Sunday, July 27, 2008

Cheap Eats Hall of Fame: Punjabi

It isn't all that easy to find truly cheap eats in New York. Sure, you might be able to grab a quick snack for a few bucks, but it's rare to happen upon a place where you can get an entire meal for that price. And in this economy? Well, as we New Yorkers (supposedly) like to say, Fuhgeddaboutit! I mean, even the famously dirt-cheap square meal at Gray's Papaya, the Recession Special--currently priced at $3.50--is about to jump in cost for the second time since 2006.

So imagine my delight when my friend Willy recently introduced me to one of his favorite bargain dining spots, Punjabi. Punjabi is an unassuming--even scruffy--little storefront located right off of East Houston Street in the East Village. It's an Indian/Pakistani takeout joint that NYC cabbies frequent: when I was there last week the line of taxis out front extended down the block. Well, take it from the cabbies, because not only is the food here crazy inexpensive, but it's delicious and satisfying, too. Here it is, Punjabi in all its dingy glory:

And there's not much more to the inside, either: just a narrow counter running alongside the right side of the restaurant, where, if you're lucky, there might be a few stools for you to sit on, and, on the left, the glass case that displays the day's offerings. Punjabi has a rotating menu of six vegetarian dishes labeled only with a number; to order you say, for example, "A small with rice and #3 and #6." A generous portion of rice then gets scooped into a small styrofoam bowl, topped with your selections, and nuked in one of the four microwaves that perch atop the display case. How much? $3 for a small--which, for me, is plenty of food, and I have a big appetite--or you could cough up two more dollars for a large, which allows you three vegetable offerings. Here's what I got when I was in recently: a small with spinach and a stew of peas, carrots and cauliflower:

I probably should have thought, before selecting that spinach, that it would photograph like something that comes out of a baby's diaper. But you know what? There was really no other choice. I've gotten that dish each time I've been to Punjabi, and it's excellent: meltingly creamy, with soft, sweet onions cooked into the mix, and a bracing seasoning of turmeric, fresh garlic, and lots of fresh ginger. Yum. My other selection tasted great, too. I can never resist anything with cauliflower in it, and Indian food makes particularly tasty use of it. The vegetables in the stew were well-cooked but still had some bite to them, and came bathed in a fragrant sauce that complemented the perfumed basmati rice. So the next time you find yourself with an empty stomach and $3 burning a hole in your pocket, I suggest you follow the taxicabs and head on over to Punjabi.

114 East 1st Street (between 1st Ave. and Ave. A)
(212) 533-9048

Wednesday, July 23, 2008

Who called it?!

I have to gloat a little bit. Back in early June I devoted my first "cheap eats" post to Szechuan Gourmet, one of my favorite Chinese restaurants in the city. It's a nondescript little place on West 39th Street that you'd easily pass right by if you were ignorant to the culinary delights served up within. So imagine my surprise when, opening up the Dining section of the New York Times earlier today (my favorite Wednesday morning ritual), I discovered that eminent Times restaurant critic Frank Bruni not only reviewed the restaurant but awarded it two stars! I was surprised, as Bruni usually reviews much more expensive--for me, less accessible--spots. Had I not already known about Szechuan Gourmet, this would have been the first Bruni critique that I could actually follow up on by eating at the restaurant.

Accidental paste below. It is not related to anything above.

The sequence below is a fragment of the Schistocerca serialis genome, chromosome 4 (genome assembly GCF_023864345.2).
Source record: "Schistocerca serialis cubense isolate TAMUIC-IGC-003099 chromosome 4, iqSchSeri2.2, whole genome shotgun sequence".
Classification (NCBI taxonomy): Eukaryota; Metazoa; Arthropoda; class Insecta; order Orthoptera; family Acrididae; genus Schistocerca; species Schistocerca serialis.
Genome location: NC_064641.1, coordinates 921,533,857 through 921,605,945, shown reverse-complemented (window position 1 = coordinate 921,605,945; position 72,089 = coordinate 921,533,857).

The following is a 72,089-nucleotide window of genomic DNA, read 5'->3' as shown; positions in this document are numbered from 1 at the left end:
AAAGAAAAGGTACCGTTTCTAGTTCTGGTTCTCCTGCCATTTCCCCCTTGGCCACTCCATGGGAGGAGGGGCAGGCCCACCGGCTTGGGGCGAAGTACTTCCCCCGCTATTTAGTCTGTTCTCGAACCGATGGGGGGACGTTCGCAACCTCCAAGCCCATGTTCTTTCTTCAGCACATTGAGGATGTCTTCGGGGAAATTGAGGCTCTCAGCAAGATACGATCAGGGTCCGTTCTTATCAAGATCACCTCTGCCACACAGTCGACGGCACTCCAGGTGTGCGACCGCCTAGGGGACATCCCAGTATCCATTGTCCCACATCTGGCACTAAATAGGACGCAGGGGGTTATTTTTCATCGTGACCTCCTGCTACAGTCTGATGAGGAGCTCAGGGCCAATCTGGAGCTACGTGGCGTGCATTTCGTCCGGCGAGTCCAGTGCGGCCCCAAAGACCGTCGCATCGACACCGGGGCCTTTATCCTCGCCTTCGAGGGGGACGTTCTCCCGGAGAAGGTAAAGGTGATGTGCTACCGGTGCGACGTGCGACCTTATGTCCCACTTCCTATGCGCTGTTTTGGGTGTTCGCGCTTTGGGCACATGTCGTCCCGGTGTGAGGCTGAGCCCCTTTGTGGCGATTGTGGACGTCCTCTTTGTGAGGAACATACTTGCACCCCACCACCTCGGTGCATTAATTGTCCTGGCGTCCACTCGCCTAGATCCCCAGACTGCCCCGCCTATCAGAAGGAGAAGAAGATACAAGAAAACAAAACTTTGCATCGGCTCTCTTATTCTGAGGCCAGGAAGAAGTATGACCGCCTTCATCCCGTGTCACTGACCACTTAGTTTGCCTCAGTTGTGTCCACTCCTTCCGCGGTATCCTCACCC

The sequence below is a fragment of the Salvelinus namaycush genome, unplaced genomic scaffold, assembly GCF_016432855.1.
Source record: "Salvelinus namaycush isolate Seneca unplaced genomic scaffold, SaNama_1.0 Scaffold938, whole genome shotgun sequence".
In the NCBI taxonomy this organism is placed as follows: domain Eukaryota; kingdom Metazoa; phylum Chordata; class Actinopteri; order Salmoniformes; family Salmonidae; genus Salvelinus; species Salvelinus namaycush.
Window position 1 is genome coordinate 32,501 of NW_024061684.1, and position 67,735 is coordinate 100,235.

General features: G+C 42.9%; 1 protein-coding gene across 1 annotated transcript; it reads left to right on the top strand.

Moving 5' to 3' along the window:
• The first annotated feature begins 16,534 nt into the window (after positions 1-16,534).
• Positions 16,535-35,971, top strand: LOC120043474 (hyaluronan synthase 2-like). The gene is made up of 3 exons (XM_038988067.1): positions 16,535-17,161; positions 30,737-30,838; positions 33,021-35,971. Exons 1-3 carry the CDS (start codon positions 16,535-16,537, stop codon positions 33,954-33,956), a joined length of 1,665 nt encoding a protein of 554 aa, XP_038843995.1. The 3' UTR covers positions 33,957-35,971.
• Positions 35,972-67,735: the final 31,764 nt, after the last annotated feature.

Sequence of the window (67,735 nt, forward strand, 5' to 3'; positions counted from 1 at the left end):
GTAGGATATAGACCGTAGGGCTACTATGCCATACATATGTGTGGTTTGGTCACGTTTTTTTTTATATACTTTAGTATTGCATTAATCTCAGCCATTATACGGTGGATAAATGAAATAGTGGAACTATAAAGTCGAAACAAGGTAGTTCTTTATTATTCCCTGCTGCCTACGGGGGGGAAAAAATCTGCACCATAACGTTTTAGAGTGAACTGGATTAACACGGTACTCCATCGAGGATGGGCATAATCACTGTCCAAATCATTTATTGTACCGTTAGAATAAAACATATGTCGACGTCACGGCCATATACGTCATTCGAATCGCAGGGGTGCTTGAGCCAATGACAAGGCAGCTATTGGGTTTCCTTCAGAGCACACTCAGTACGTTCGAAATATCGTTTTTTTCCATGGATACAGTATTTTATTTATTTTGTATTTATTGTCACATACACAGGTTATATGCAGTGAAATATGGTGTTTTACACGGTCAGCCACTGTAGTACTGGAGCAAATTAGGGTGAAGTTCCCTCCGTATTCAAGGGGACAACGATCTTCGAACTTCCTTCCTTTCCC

But what's important here is that Mr. Bruni's well-educated, no doubt highly sensitive palate registered many of the same pleasures that my perhaps greener, less professional palate did. Though some people find the numbing effects of Szechuan peppercorns off-putting, Bruni--like me--revels in their heat. He names the crispy lamb fillets with cumin as his favorite dish on the menu; it's mine, too. He also recommends the pork dumplings with roasted chili soy, which, for me, are certainly among the must-order items. Now I'm eager to go back to Szechuan Gourmet and try some of the dishes I had previously ignored, like the fish fillets with Napa cabbage, or the curiously intriguing stir-fried shredded potatoes.

The only problem? The restaurant will now be so overrun by loyal Times readers seeking a bargain that I'll never be able to get in again.

Sunday, July 20, 2008

The old standby

Every artist has something in his repertoire that he executes particularly well, even with a minimum of thought: maybe, for a painter, it's a particular type of landscape; for a musician, a certain movement of a composition; for a dancer, a specific progression of steps: something that has been practiced so many times that doing it is natural, even inherent. And for us chefs (or cooks) out there, there's the old standby: a dish that we've been making for as long as we have been cooking, and that has been so finely tuned over time that we could make it in our sleep.